Monday, March 8, 2021 by Morag MacLachlan
Duke Chapel's PathWays Fellows Grace Feng, Karissa Tu and Junette Yu helped match residents with resources.
Thousands of people have been able to safely stay at home and still have their basic needs met thanks to a partnership between the state, community-based organizations and Duke.
The N.C. Department of Health and Human Services awarded the Duke University Health System (DUHS) one of four contracts as part of the COVID-19 Support Services Program. The initiative provided resources to residents who had been asked to stay home while they await a COVID test result, because they tested positive or if they were at high-risk for contracting the virus. Community health workers connected with residents to see what type of support they needed, ranging from food, personal protective equipment, medication delivery, transportation and relief payments. DUHS partnered with community-based organizations to provide the services.
“While DUHS provided the administrative infrastructure for this initiative and dispersed more than $2.2 million in relief payments to households, the 16 community-based organizations we partnered with to deliver the support services were the key to the program's success," said Michelle Lyn, MBA, MHA, assistant professor and chief, Division of Community Health, Department of Family Medicine and Community Health. “This initiative was highly intentional on the part of DUHS to work with the communities we serve and invest in trusted community-based organizations to address social drivers of health."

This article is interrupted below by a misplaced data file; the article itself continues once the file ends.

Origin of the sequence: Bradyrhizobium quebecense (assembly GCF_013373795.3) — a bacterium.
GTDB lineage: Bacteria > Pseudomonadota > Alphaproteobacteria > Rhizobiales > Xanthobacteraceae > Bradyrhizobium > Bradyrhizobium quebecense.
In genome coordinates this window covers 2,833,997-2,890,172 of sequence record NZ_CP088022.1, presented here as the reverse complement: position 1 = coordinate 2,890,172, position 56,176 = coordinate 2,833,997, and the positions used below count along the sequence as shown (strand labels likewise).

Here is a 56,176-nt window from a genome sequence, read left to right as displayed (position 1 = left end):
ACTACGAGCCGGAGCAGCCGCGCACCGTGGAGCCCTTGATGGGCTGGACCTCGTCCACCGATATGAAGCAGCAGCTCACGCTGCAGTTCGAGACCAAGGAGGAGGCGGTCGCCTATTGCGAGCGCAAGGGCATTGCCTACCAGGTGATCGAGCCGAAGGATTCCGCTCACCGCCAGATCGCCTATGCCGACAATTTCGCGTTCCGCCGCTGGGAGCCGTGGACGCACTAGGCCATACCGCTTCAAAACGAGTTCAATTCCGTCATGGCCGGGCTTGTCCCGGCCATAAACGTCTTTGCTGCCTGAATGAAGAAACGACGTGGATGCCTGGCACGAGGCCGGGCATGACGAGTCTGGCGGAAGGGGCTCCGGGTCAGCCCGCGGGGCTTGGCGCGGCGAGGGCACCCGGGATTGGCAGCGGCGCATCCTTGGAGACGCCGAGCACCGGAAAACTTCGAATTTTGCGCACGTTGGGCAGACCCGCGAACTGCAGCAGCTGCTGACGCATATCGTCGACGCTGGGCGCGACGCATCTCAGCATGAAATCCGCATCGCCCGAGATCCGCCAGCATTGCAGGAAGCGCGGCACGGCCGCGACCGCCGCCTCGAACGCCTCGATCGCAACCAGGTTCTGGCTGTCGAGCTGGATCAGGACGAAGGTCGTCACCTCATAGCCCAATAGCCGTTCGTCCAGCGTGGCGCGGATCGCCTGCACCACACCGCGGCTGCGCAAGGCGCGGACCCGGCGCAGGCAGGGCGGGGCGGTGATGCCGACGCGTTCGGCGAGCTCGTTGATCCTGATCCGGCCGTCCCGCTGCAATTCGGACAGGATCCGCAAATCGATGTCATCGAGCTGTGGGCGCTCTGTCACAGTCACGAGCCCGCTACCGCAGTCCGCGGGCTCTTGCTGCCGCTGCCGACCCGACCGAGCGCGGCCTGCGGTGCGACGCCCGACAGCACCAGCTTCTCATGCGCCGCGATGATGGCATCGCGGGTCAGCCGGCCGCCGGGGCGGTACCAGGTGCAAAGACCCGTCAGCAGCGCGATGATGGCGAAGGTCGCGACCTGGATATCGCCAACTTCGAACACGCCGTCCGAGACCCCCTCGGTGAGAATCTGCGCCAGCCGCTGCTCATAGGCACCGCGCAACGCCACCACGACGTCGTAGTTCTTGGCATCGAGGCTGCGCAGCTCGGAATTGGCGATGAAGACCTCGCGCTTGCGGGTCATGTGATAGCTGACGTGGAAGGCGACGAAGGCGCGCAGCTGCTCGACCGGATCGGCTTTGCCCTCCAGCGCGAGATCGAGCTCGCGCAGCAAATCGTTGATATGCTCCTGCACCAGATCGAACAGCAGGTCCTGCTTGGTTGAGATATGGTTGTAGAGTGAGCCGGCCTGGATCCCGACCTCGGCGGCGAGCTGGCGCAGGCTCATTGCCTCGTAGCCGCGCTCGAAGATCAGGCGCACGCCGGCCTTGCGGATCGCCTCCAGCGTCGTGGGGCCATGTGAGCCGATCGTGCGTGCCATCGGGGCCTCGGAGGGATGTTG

The program launched in September in three counties and has since expanded to seven, reaching communities experiencing the highest burden of COVID-19. Since September, more than 5,000 households that would not have been able to isolate/quarantine without support have received services.
“In addition to the relief payments, the initiative provided more than 60,000 meals, 12,000 food boxes – for many families the payment and services prevented them from falling into severe poverty that would leave little chance for recovery," said Fred Johnson, MBA, vice chief, Division of Community Health and Medicaid director, DUHS Population Health Management Office.
Many teams at Duke were responsible for the program being able to meet residents' needs. Lyn credits coworkers within the Division of Community Health as well as finance, procurement and the Population Health Management Office. Joining their efforts were numerous medical student volunteers as well as Grace Feng, Karissa Tu and Junette Yu, three recent Duke graduates participating in Duke Chapel's PathWays Fellowship and interning with the Division of Community Health.
“I found it rewarding to work with diverse community-based organizations to build capacity to respond to residents' emergency needs," Yu said.
Tu agrees, saying the experience has taught her the importance of clear communication to ensure the “community-based organizations can do their best work." Feng said she's honed her problem-solving skills.
“I've learned to resolve any obstacles we encounter, keeping in mind the client will suffer if we don't find a resolution," Feng said. “This has been one of the most salient and tangible projects I've worked on."